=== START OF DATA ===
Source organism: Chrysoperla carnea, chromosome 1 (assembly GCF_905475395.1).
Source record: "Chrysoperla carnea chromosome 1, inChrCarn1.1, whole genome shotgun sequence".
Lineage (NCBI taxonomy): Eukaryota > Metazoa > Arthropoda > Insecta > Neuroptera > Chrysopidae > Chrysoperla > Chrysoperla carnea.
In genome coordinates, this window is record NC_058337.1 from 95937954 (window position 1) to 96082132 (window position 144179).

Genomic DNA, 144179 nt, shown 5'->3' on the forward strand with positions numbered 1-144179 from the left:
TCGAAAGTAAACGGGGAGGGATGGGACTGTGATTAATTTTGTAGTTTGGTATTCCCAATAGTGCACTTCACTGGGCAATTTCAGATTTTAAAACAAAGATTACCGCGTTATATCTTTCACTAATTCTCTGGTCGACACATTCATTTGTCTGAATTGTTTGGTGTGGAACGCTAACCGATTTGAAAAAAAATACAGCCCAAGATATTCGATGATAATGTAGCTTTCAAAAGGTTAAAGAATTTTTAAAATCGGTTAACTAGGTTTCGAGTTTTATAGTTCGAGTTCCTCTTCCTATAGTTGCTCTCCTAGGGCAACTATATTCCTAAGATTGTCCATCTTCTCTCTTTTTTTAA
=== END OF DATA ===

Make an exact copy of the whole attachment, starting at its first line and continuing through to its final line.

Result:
Source organism: Chrysoperla carnea, chromosome 1 (assembly GCF_905475395.1).
Source record: "Chrysoperla carnea chromosome 1, inChrCarn1.1, whole genome shotgun sequence".
Lineage (NCBI taxonomy): Eukaryota > Metazoa > Arthropoda > Insecta > Neuroptera > Chrysopidae > Chrysoperla > Chrysoperla carnea.
In genome coordinates, this window is record NC_058337.1 from 95937954 (window position 1) to 96082132 (window position 144179).

Genomic DNA, 144179 nt, shown 5'->3' on the forward strand with positions numbered 1-144179 from the left:
TCGAAAGTAAACGGGGAGGGATGGGACTGTGATTAATTTTGTAGTTTGGTATTCCCAATAGTGCACTTCACTGGGCAATTTCAGATTTTAAAACAAAGATTACCGCGTTATATCTTTCACTAATTCTCTGGTCGACACATTCATTTGTCTGAATTGTTTGGTGTGGAACGCTAACCGATTTGAAAAAAAATACAGCCCAAGATATTCGATGATAATGTAGCTTTCAAAAGGTTAAAGAATTTTTAAAATCGGTTAACTAGGTTTCGAGTTTTATAGTTCGAGTTCCTCTTCCTATAGTTGCTCTCCTAGGGCAACTATATTCCTAAGATTGTCCATCTTCTCTCTTTTTTTAA